You feel sick and your stomach is clenching in pain. Next thing you know you’re bent over the toilet bowl. Vomiting is never comfortable. Read on to learn more about this common condition.
What is vomiting?
When you vomit, your stomach contents are uncontrollably expelled through the mouth. It is your body’s response to a contaminated substance so you can get rid of it to protect your gut and prevent possible harm. Nausea is a symptom also usually associated with vomiting.
Occurring in both children and adults, vomiting is not a disease in itself and is not something harmful or to worry about. One thing to watch out for though is dehydration but symptoms usually pass within 2-3 days. That being said, it can sometimes be a symptom of an underlying illness.
A number of factors can make you vomit. Most of the time it is due to gastroenteritis (a viral infection of the stomach), which is contagious. Remember to stay away from school or work until you’ve gone 24 hours without vomiting.
The most common causes of vomiting
Babies and children
– Viral infections, especially gastroenteritis (stomach flu)
– Food poisoning
– Motion sickness
– Food allergy, milk intolerance
– Overeating or overfeeding
– Other infections, e.g. urinary tract infections, middle ear infections or meningitis
– Bowel obstruction, e.g.hernia and pyloric stenosis
– Bacterial or viral infections, especially gastroenteritis (stomach flu)
– Food poisoning
– Food intolerance, e.g. lactose intolerance
– Pregnancy, particularly during the first 3 months
– Motion sickness
– Cancer, chemotherapy and radiotherapy
– Medication, e.g. ibuprofen
– Drinking too much alcohol
– Intestinal diseases, e.g. Crohn’s disease, blockages such as hernia
– Other serious conditions, e.g. appendicitis, meningitis, kidney infection, gallbladder disease and brain tumors
– Gastroesophageal reflux disease (GERD) and ulcers
– Noxious factors, e.g. certain smells, stress and pain
– Head injuries
– Electrolyte and hormonal imbalances
When to see a doctor
You should get immediate medical attention if you vomit and:
– develop a sudden, severe headache, neck stiffness and a rash
– have a high fever
– feel confused, irritable or become less responsive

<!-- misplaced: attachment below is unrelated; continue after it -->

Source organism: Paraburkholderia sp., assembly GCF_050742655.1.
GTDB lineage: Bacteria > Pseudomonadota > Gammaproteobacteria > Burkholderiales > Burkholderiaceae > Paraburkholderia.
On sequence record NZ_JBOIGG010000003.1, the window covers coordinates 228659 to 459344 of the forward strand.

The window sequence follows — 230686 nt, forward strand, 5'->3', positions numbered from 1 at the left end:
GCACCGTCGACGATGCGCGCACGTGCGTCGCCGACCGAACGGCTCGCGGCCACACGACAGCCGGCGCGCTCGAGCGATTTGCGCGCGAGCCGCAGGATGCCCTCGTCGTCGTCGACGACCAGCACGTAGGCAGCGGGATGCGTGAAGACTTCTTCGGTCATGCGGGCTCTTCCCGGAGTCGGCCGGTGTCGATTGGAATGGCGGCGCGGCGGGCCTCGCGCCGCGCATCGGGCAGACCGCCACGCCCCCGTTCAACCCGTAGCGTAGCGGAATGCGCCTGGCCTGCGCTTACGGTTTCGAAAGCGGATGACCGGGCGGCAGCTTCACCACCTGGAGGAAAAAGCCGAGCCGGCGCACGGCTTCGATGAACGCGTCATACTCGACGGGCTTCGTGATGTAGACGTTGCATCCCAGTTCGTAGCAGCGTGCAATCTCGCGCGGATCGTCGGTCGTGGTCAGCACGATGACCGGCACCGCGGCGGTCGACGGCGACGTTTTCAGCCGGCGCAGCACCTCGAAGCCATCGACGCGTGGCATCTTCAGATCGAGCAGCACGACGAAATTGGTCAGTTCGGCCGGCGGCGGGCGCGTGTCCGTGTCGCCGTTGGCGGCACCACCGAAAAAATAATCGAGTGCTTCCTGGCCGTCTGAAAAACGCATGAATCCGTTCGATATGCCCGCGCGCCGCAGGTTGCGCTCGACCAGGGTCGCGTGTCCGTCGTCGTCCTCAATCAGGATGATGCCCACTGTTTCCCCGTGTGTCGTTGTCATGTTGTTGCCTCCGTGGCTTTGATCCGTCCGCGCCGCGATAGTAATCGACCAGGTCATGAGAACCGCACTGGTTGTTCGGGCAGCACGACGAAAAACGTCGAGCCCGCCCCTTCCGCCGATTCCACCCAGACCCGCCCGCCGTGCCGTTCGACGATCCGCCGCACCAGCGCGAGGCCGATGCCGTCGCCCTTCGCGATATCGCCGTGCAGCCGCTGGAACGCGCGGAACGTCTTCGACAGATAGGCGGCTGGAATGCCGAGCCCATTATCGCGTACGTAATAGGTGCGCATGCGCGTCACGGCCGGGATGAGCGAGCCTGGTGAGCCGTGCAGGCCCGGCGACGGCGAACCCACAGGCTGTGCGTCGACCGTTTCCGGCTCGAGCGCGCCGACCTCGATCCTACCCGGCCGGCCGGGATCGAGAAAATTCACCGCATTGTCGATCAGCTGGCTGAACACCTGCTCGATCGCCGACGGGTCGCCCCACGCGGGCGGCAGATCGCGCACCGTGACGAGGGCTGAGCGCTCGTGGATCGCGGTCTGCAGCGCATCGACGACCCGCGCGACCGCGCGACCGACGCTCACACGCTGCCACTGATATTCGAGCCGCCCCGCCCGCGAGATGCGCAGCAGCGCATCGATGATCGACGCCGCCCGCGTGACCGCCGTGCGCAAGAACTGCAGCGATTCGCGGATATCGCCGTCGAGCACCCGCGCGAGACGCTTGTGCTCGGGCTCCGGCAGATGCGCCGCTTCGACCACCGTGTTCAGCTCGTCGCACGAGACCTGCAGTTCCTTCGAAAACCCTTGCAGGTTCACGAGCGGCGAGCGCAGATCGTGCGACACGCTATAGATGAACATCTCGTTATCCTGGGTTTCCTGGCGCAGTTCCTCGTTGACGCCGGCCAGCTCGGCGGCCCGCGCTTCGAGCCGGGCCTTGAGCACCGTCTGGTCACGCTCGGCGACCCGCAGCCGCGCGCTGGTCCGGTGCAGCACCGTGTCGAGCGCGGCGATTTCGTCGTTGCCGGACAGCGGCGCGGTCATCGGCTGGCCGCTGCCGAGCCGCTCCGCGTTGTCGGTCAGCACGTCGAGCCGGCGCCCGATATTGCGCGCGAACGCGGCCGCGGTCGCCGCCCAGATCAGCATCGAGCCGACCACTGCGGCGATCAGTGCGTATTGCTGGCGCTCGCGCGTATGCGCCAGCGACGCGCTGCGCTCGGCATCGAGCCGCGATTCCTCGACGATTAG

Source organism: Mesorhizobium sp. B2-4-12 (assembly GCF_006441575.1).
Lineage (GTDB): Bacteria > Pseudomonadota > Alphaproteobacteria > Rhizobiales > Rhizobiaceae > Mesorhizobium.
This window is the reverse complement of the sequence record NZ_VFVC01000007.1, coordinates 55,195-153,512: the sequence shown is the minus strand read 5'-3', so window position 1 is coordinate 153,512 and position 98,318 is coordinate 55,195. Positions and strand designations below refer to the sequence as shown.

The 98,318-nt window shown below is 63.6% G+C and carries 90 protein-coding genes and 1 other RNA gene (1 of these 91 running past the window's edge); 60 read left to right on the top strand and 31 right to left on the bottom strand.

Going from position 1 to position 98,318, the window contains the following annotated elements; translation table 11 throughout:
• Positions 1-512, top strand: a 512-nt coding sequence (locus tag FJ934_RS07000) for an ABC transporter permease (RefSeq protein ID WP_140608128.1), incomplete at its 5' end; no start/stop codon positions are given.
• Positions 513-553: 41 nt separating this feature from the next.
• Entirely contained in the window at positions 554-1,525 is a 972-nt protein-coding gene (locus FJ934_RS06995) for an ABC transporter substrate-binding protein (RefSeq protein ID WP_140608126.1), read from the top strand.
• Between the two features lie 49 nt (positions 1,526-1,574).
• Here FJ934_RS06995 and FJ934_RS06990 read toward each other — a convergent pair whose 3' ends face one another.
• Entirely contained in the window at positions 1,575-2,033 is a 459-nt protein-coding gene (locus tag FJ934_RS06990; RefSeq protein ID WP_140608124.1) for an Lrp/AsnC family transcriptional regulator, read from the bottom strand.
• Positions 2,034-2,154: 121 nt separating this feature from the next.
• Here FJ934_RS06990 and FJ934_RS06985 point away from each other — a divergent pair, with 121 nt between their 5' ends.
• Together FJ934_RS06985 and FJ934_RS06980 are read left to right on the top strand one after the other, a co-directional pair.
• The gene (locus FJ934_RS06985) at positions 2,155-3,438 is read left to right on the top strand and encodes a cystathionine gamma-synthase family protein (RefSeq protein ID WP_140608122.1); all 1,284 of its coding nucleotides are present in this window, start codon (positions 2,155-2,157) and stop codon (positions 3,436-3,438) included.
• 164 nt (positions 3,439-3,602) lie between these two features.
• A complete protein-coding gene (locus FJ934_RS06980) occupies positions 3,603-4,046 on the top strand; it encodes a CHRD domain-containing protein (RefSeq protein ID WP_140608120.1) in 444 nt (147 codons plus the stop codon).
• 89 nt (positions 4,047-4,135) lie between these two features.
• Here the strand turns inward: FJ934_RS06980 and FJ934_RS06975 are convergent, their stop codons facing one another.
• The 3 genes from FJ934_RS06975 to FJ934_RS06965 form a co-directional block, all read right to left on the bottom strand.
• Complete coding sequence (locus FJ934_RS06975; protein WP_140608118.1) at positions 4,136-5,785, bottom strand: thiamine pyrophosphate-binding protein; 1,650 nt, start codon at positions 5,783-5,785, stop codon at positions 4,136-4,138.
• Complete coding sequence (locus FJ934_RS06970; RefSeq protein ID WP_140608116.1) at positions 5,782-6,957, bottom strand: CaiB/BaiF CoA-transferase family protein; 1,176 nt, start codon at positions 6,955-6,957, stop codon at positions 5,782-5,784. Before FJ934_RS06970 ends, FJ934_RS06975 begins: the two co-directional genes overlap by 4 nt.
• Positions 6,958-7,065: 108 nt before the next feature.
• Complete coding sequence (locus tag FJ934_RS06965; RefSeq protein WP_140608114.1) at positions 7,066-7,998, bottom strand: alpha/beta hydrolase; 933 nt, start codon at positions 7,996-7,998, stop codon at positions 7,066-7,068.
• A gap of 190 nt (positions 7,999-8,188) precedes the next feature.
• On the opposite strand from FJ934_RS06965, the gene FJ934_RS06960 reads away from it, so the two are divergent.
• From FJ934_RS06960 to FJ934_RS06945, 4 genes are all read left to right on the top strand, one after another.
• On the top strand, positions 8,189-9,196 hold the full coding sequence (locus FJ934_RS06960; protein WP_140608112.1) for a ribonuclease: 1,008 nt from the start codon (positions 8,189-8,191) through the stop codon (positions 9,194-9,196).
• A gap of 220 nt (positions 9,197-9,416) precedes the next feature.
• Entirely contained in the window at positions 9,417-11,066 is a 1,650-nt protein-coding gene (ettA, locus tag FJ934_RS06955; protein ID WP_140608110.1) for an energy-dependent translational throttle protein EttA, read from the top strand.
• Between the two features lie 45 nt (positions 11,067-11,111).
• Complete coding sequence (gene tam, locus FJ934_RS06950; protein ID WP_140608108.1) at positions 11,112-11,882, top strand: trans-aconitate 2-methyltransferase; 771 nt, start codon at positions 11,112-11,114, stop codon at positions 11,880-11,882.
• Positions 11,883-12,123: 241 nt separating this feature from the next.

– are breathless or have a rapid pulse
– experience severe pain or cramps in the abdomen
– see blood (bright or brownish red) or green colour in your vomit
– rectal bleeding or blood in stool
– smell foul or fecal odour in your vomit
– believe you have eaten something poisonous
You should consult your doctor if you:
– have been vomiting for more than 24 hours (more than 2 or 3 hours for those under 6 years old)
– also have diarrhea for more than 24 hours
– vomit clear fluids
– are dehydrated, e.g. dry mouth, dark yellow urine, no urination for 6-8 hours, dizziness, weakness or no tears when crying
– also have diabetes, especially if you are on insulin
– have a weakened immunity, e.g. from steroids or chemotherapy
– have lost much weight without a known reason
– vomit very often
– are pregnant or think you may be pregnant
How to treat vomiting
Treatment will depend on what the underlying cause is. This is determined by taking a history examination and doing some tests.
For mild case, some medications for vomiting are available over-the-counter. Antihistamines are commonly used, examples include promethazine, dimenhydrinate and meclizine hydrochloride. It is good to talk to your doctor or pharmacist before taking OTC medications and follow the instructions listed on the packages.
You can also get other medications from your doctor or buy them with a prescription at a pharmacy, such as metoclopramide and domperidone.
What you can do to feel better
– Sip large amounts of clear fluids or suck on ice chips every 15 minutes for 3-4 hours. Drinking too much in one go could trigger more vomiting.
– Avoid acidic, sugary, milk, fizzy or alcoholic beverages and coffee as they can worsen the symptom.
– Do not eat solid foods until there is no more throwing up. Start with bland and easy-to-digest foods (the BRAT diet – bananas, rice, applesauce, dry toast and crackers).
– Avoid spicy, oily or fibrous food.
– Rest by lying on your stomach or on your side.
– Stop any medication until vomiting has passed. Some of them can upset the stomach, for example NSAIDs (e.g. ibuprofen, diclofenac, aspirin). Tell your doctor or pharmacist if you think vomiting is due to your medication.
– Use an oral rehydration solution to replace the lost fluids and electrolytes and to treat dehydration.
– Rinse your mouth with water to remove stomach acid from your mouth. Do not brush your teeth right away. This can damage your enamel.
You can prevent vomiting
Take notes! The following helps keep you away from vomiting:
– Maintain good personal hygiene to avoid germs.
– Eat meals in smaller portions and slowly.
– Avoid hot, spicy food and those that are hard to digest.
– Do not lay down or exercise immediately after meals.
– Do not drink excessive alcohol.
– Flush vomit from the toilet. Clean and disinfect the area afterwards.
– Avoid close contact with sick people, e.g. sharing food or eating utensils.
Vomiting often follows nausea. You can try these tips to prevent throwing up when you start to feel nauseated:
– Drink small amounts of clear sweetened (not acidic) liquids slowly.
– Sit down or lie in a propped up position.
– Do not take part in physical activities.
– Do not look out the side windows when in a moving vehicle. Distract yourself, e.g. listening to music.
Dr. Lily Wong 黃淑婷醫生 is a family practitioner at The London Medical Clinic. She is both a registered general practitioner and a pharmacist in the UK and HK. Having lived and worked as a general practitioner for many years in busy practices in London, she relocated to Hong Kong with her family a few years ago. Dr. Wong has also been appointed Honorary Assistant Professor in the Department of Family Medicine at Hong Kong University, for her teaching of medical students.